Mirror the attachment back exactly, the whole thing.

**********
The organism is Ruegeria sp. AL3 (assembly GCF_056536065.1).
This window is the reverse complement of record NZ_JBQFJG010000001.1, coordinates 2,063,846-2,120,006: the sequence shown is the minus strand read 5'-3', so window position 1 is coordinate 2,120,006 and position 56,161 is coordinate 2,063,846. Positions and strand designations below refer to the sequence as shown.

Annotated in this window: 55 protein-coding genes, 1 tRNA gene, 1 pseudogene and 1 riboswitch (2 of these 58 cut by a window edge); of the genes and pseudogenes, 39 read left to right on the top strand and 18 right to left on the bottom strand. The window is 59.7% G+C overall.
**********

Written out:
The organism is Ruegeria sp. AL3 (assembly GCF_056536065.1).
This window is the reverse complement of record NZ_JBQFJG010000001.1, coordinates 2,063,846-2,120,006: the sequence shown is the minus strand read 5'-3', so window position 1 is coordinate 2,120,006 and position 56,161 is coordinate 2,063,846. Positions and strand designations below refer to the sequence as shown.

Annotated in this window: 55 protein-coding genes, 1 tRNA gene, 1 pseudogene and 1 riboswitch (2 of these 58 cut by a window edge); of the genes and pseudogenes, 39 read left to right on the top strand and 18 right to left on the bottom strand. The window is 59.7% G+C overall.